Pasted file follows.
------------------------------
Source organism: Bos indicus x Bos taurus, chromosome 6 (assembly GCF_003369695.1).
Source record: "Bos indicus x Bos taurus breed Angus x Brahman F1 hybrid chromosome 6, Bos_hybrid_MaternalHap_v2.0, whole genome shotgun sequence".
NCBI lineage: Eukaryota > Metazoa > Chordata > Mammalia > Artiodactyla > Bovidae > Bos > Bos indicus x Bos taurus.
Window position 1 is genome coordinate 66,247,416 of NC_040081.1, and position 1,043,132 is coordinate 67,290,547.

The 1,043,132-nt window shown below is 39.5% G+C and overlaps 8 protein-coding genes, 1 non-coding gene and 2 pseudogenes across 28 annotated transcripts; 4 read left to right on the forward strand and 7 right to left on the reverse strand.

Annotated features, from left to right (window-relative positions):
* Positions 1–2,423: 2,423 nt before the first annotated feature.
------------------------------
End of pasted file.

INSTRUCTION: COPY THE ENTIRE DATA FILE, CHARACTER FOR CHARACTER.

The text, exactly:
Source organism: Bos indicus x Bos taurus, chromosome 6 (assembly GCF_003369695.1).
Source record: "Bos indicus x Bos taurus breed Angus x Brahman F1 hybrid chromosome 6, Bos_hybrid_MaternalHap_v2.0, whole genome shotgun sequence".
NCBI lineage: Eukaryota > Metazoa > Chordata > Mammalia > Artiodactyla > Bovidae > Bos > Bos indicus x Bos taurus.
Window position 1 is genome coordinate 66,247,416 of NC_040081.1, and position 1,043,132 is coordinate 67,290,547.

The 1,043,132-nt window shown below is 39.5% G+C and overlaps 8 protein-coding genes, 1 non-coding gene and 2 pseudogenes across 28 annotated transcripts; 4 read left to right on the forward strand and 7 right to left on the reverse strand.

Annotated features, from left to right (window-relative positions):
* Positions 1–2,423: 2,423 nt before the first annotated feature.